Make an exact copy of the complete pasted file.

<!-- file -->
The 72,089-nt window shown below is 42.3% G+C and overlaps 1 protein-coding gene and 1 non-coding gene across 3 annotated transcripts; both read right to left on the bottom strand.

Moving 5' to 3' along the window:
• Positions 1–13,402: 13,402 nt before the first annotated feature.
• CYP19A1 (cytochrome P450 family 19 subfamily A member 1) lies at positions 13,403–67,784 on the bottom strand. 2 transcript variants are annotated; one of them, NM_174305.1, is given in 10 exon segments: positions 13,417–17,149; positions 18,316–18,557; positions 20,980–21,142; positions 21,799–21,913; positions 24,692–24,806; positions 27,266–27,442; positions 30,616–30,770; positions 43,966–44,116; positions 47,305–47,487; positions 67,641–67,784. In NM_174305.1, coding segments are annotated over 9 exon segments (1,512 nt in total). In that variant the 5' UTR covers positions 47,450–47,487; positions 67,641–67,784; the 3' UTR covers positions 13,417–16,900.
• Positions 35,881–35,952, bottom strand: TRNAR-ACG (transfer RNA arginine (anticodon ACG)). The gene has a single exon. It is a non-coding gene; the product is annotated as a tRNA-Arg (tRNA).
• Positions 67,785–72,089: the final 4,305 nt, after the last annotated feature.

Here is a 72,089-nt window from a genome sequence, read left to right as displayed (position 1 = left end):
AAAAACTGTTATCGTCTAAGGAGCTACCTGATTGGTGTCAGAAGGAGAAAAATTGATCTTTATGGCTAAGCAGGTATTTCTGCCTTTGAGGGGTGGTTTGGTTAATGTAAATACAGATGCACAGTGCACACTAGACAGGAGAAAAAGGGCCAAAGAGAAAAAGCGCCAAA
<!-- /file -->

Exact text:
The 72,089-nt window shown below is 42.3% G+C and overlaps 1 protein-coding gene and 1 non-coding gene across 3 annotated transcripts; both read right to left on the bottom strand.

Moving 5' to 3' along the window:
• Positions 1–13,402: 13,402 nt before the first annotated feature.
• CYP19A1 (cytochrome P450 family 19 subfamily A member 1) lies at positions 13,403–67,784 on the bottom strand. 2 transcript variants are annotated; one of them, NM_174305.1, is given in 10 exon segments: positions 13,417–17,149; positions 18,316–18,557; positions 20,980–21,142; positions 21,799–21,913; positions 24,692–24,806; positions 27,266–27,442; positions 30,616–30,770; positions 43,966–44,116; positions 47,305–47,487; positions 67,641–67,784. In NM_174305.1, coding segments are annotated over 9 exon segments (1,512 nt in total). In that variant the 5' UTR covers positions 47,450–47,487; positions 67,641–67,784; the 3' UTR covers positions 13,417–16,900.
• Positions 35,881–35,952, bottom strand: TRNAR-ACG (transfer RNA arginine (anticodon ACG)). The gene has a single exon. It is a non-coding gene; the product is annotated as a tRNA-Arg (tRNA).
• Positions 67,785–72,089: the final 4,305 nt, after the last annotated feature.

Here is a 72,089-nt window from a genome sequence, read left to right as displayed (position 1 = left end):
AAAAACTGTTATCGTCTAAGGAGCTACCTGATTGGTGTCAGAAGGAGAAAAATTGATCTTTATGGCTAAGCAGGTATTTCTGCCTTTGAGGGGTGGTTTGGTTAATGTAAATACAGATGCACAGTGCACACTAGACAGGAGAAAAAGGGCCAAAGAGAAAAAGCGCCAAA